REVIEW - Parallel Programming - Techniques and Applications Using Networked Workstations and Parallel Computers

Title:

Parallel Programming - Techniques and Applications Using Networked Workstations and Parallel Computers

Author:

Barry Wilkinson, C. Michael Allen

ISBN:

0136717101

Publisher:

Prentice Hall (1999)

Pages:

431pp

Reviewer:

Brian Bramer

Reviewed:

August 1999

Rating:

★★★☆☆

Recommended as a set book for modules on parallel programming.

Many undergraduate programmes contain modules covering the hardware and programming of multi-processor systems. However, how can students gain experience of parallel programming (multi-processor systems are very expensive and difficult to use)? The approach taken in this text is to concentrate on parallel programming based on message passing and make use of multiple networked workstations running suitable software.

The text is in two sections the first covering parallel programming fundamentals and the second algorithms targeted at specific application areas. After an initial chapter introducing parallel computing concepts message passing is discussed in detail together with the tools available for workstation cluster parallel programming (see below) and how to evaluate and debug parallel programs. Topics then covered include partitioning, pipelined computations, synchronisation and load balancing. Part one finishes with a chapter on parallel programming using shared memory (using programming examples in Unix and Java). Part two uses the fundamentals covered in part one to implement algorithms for solving application problems, e.g. sorting and searching, image processing (filtering, edge detection, transformations) and numerical algorithms (matrices and linear equations). Each chapter finishes with recommendations for further reading, a bibliography and problems (with could be used for assessment purposes).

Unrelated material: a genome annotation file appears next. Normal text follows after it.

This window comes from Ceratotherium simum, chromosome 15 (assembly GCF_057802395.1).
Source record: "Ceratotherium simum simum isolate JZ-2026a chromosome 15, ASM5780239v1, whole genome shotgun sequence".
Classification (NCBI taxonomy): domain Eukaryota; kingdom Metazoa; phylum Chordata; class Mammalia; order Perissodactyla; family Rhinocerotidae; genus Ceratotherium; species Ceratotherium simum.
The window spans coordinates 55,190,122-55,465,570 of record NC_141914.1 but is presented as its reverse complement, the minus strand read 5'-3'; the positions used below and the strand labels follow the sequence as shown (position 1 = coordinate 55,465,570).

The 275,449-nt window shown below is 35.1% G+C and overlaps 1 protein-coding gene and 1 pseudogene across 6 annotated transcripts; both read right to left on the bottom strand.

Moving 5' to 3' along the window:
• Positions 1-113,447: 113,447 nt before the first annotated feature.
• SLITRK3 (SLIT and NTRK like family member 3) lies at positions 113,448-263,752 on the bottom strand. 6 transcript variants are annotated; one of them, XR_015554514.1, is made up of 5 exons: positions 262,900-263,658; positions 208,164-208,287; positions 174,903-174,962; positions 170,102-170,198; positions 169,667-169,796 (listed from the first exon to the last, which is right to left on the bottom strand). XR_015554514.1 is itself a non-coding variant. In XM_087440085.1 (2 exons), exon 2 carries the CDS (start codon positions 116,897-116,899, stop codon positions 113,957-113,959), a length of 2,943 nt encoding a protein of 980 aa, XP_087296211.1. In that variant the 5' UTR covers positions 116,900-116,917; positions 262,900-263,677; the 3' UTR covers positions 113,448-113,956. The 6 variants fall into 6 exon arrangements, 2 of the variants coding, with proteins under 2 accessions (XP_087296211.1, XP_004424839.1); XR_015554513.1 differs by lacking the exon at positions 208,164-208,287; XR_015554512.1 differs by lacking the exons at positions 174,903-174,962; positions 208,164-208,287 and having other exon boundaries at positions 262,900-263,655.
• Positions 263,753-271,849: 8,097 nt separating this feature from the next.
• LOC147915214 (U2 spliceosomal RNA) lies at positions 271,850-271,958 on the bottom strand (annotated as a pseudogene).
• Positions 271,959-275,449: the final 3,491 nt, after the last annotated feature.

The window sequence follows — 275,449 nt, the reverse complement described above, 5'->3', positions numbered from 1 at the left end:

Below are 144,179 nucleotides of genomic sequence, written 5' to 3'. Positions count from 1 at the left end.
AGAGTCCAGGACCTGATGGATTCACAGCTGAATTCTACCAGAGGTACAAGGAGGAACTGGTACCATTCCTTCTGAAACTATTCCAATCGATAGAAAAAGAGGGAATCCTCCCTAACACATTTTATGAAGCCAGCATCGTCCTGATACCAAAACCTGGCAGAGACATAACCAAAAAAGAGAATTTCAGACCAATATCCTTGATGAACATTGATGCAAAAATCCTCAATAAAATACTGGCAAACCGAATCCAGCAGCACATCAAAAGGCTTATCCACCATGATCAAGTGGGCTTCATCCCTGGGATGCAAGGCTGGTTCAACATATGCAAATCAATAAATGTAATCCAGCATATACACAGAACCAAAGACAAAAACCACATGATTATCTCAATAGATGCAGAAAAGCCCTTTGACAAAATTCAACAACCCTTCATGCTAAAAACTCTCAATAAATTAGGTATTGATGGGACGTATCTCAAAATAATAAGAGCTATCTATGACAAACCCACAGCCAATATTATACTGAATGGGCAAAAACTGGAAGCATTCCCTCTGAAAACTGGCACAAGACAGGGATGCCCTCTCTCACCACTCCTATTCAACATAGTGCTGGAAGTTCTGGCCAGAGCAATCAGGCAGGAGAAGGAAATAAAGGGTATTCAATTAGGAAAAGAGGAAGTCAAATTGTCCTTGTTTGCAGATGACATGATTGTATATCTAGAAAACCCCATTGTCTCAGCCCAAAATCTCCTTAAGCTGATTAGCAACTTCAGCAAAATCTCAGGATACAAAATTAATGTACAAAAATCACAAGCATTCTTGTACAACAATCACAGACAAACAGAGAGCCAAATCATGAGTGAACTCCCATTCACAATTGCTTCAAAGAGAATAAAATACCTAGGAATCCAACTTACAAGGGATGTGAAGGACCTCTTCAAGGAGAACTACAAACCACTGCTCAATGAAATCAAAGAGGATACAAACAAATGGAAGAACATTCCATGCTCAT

A well written and structured text covering theoretical fundamentals together with practical implementation which can be done on modern low-cost workstations. A knowledge of C programming is assumed with examples implemented using the PVM message passing library (seehttp://www.netlib.org/pvm3/) and the MPI 'standard' for message passing (seehttp://www.osc.edu/mpi/); appendices contain details of PVM and MPI routines. There is also web-based support (seehttp://renoir.csc.ncsu.edu/CSC495A/). Recommended as a set book for modules on parallel programming.


Book cover image courtesy of Open Library.